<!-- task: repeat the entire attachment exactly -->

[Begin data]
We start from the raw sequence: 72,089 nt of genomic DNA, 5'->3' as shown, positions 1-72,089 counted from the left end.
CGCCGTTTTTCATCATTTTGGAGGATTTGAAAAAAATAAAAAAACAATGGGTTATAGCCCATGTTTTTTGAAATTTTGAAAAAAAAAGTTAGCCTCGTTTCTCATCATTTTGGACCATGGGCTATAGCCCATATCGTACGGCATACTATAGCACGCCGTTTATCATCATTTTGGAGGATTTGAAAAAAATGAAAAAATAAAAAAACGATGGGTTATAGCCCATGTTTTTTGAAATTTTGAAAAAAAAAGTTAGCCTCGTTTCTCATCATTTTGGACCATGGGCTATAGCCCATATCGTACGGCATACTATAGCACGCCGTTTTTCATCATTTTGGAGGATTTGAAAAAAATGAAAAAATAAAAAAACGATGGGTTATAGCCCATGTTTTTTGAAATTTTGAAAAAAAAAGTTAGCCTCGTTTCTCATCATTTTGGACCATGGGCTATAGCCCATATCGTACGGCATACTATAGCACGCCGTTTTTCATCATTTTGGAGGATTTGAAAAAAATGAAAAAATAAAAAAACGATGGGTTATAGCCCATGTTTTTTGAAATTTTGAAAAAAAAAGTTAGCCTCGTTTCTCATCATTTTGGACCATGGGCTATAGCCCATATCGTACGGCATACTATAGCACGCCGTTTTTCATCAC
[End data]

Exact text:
We start from the raw sequence: 72,089 nt of genomic DNA, 5'->3' as shown, positions 1-72,089 counted from the left end.
CGCCGTTTTTCATCATTTTGGAGGATTTGAAAAAAATAAAAAAACAATGGGTTATAGCCCATGTTTTTTGAAATTTTGAAAAAAAAAGTTAGCCTCGTTTCTCATCATTTTGGACCATGGGCTATAGCCCATATCGTACGGCATACTATAGCACGCCGTTTATCATCATTTTGGAGGATTTGAAAAAAATGAAAAAATAAAAAAACGATGGGTTATAGCCCATGTTTTTTGAAATTTTGAAAAAAAAAGTTAGCCTCGTTTCTCATCATTTTGGACCATGGGCTATAGCCCATATCGTACGGCATACTATAGCACGCCGTTTTTCATCATTTTGGAGGATTTGAAAAAAATGAAAAAATAAAAAAACGATGGGTTATAGCCCATGTTTTTTGAAATTTTGAAAAAAAAAGTTAGCCTCGTTTCTCATCATTTTGGACCATGGGCTATAGCCCATATCGTACGGCATACTATAGCACGCCGTTTTTCATCATTTTGGAGGATTTGAAAAAAATGAAAAAATAAAAAAACGATGGGTTATAGCCCATGTTTTTTGAAATTTTGAAAAAAAAAGTTAGCCTCGTTTCTCATCATTTTGGACCATGGGCTATAGCCCATATCGTACGGCATACTATAGCACGCCGTTTTTCATCAC